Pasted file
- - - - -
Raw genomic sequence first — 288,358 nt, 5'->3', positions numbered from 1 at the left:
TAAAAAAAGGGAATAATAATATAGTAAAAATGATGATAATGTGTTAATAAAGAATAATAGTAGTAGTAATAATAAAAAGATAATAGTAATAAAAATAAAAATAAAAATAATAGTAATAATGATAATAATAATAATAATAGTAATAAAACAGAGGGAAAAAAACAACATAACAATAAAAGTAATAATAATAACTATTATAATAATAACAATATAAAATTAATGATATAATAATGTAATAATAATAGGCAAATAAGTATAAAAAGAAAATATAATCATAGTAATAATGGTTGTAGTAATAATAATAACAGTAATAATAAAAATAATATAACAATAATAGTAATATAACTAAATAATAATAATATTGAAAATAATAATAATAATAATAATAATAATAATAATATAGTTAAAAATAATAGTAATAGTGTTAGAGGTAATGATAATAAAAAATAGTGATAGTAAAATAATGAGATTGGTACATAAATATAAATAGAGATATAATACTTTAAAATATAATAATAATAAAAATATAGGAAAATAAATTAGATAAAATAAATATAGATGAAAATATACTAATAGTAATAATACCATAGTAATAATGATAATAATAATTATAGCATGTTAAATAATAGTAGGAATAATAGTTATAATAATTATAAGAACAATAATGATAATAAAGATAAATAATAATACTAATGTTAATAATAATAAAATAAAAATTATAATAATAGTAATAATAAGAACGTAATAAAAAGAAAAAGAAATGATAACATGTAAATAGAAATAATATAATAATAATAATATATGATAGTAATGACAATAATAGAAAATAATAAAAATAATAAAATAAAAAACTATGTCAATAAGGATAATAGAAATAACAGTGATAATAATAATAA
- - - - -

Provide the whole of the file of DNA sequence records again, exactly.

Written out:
Raw genomic sequence first — 288,358 nt, 5'->3', positions numbered from 1 at the left:
TAAAAAAAGGGAATAATAATATAGTAAAAATGATGATAATGTGTTAATAAAGAATAATAGTAGTAGTAATAATAAAAAGATAATAGTAATAAAAATAAAAATAAAAATAATAGTAATAATGATAATAATAATAATAATAGTAATAAAACAGAGGGAAAAAAACAACATAACAATAAAAGTAATAATAATAACTATTATAATAATAACAATATAAAATTAATGATATAATAATGTAATAATAATAGGCAAATAAGTATAAAAAGAAAATATAATCATAGTAATAATGGTTGTAGTAATAATAATAACAGTAATAATAAAAATAATATAACAATAATAGTAATATAACTAAATAATAATAATATTGAAAATAATAATAATAATAATAATAATAATAATAATATAGTTAAAAATAATAGTAATAGTGTTAGAGGTAATGATAATAAAAAATAGTGATAGTAAAATAATGAGATTGGTACATAAATATAAATAGAGATATAATACTTTAAAATATAATAATAATAAAAATATAGGAAAATAAATTAGATAAAATAAATATAGATGAAAATATACTAATAGTAATAATACCATAGTAATAATGATAATAATAATTATAGCATGTTAAATAATAGTAGGAATAATAGTTATAATAATTATAAGAACAATAATGATAATAAAGATAAATAATAATACTAATGTTAATAATAATAAAATAAAAATTATAATAATAGTAATAATAAGAACGTAATAAAAAGAAAAAGAAATGATAACATGTAAATAGAAATAATATAATAATAATAATATATGATAGTAATGACAATAATAGAAAATAATAAAAATAATAAAATAAAAAACTATGTCAATAAGGATAATAGAAATAACAGTGATAATAATAATAA